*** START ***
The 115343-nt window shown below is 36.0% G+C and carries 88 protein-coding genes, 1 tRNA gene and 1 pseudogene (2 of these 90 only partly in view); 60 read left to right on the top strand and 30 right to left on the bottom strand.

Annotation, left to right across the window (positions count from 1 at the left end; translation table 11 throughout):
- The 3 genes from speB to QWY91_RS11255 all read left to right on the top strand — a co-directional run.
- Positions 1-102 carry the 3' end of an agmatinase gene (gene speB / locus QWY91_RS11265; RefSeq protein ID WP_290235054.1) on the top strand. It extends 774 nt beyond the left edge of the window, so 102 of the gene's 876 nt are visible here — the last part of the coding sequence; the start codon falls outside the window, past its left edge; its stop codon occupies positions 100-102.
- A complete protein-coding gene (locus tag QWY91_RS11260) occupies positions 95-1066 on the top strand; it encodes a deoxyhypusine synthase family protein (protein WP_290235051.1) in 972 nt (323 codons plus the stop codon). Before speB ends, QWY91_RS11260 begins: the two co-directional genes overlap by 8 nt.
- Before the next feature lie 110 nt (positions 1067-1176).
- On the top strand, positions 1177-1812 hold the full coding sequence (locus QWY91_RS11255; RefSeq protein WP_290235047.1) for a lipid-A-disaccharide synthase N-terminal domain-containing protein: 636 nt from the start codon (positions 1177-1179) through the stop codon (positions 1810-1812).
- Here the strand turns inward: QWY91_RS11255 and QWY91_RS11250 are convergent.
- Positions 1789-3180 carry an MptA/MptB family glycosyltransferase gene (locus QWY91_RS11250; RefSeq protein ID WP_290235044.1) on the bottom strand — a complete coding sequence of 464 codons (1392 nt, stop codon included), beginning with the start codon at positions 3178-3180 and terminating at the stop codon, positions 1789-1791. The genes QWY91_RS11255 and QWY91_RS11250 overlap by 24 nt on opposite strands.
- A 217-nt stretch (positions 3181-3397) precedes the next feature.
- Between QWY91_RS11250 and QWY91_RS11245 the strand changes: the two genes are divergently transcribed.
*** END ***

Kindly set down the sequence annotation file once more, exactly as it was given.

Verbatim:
The 115343-nt window shown below is 36.0% G+C and carries 88 protein-coding genes, 1 tRNA gene and 1 pseudogene (2 of these 90 only partly in view); 60 read left to right on the top strand and 30 right to left on the bottom strand.

Annotation, left to right across the window (positions count from 1 at the left end; translation table 11 throughout):
- The 3 genes from speB to QWY91_RS11255 all read left to right on the top strand — a co-directional run.
- Positions 1-102 carry the 3' end of an agmatinase gene (gene speB / locus QWY91_RS11265; RefSeq protein ID WP_290235054.1) on the top strand. It extends 774 nt beyond the left edge of the window, so 102 of the gene's 876 nt are visible here — the last part of the coding sequence; the start codon falls outside the window, past its left edge; its stop codon occupies positions 100-102.
- A complete protein-coding gene (locus tag QWY91_RS11260) occupies positions 95-1066 on the top strand; it encodes a deoxyhypusine synthase family protein (protein WP_290235051.1) in 972 nt (323 codons plus the stop codon). Before speB ends, QWY91_RS11260 begins: the two co-directional genes overlap by 8 nt.
- Before the next feature lie 110 nt (positions 1067-1176).
- On the top strand, positions 1177-1812 hold the full coding sequence (locus QWY91_RS11255; RefSeq protein WP_290235047.1) for a lipid-A-disaccharide synthase N-terminal domain-containing protein: 636 nt from the start codon (positions 1177-1179) through the stop codon (positions 1810-1812).
- Here the strand turns inward: QWY91_RS11255 and QWY91_RS11250 are convergent.
- Positions 1789-3180 carry an MptA/MptB family glycosyltransferase gene (locus QWY91_RS11250; RefSeq protein ID WP_290235044.1) on the bottom strand — a complete coding sequence of 464 codons (1392 nt, stop codon included), beginning with the start codon at positions 3178-3180 and terminating at the stop codon, positions 1789-1791. The genes QWY91_RS11255 and QWY91_RS11250 overlap by 24 nt on opposite strands.
- A 217-nt stretch (positions 3181-3397) precedes the next feature.
- Between QWY91_RS11250 and QWY91_RS11245 the strand changes: the two genes are divergently transcribed.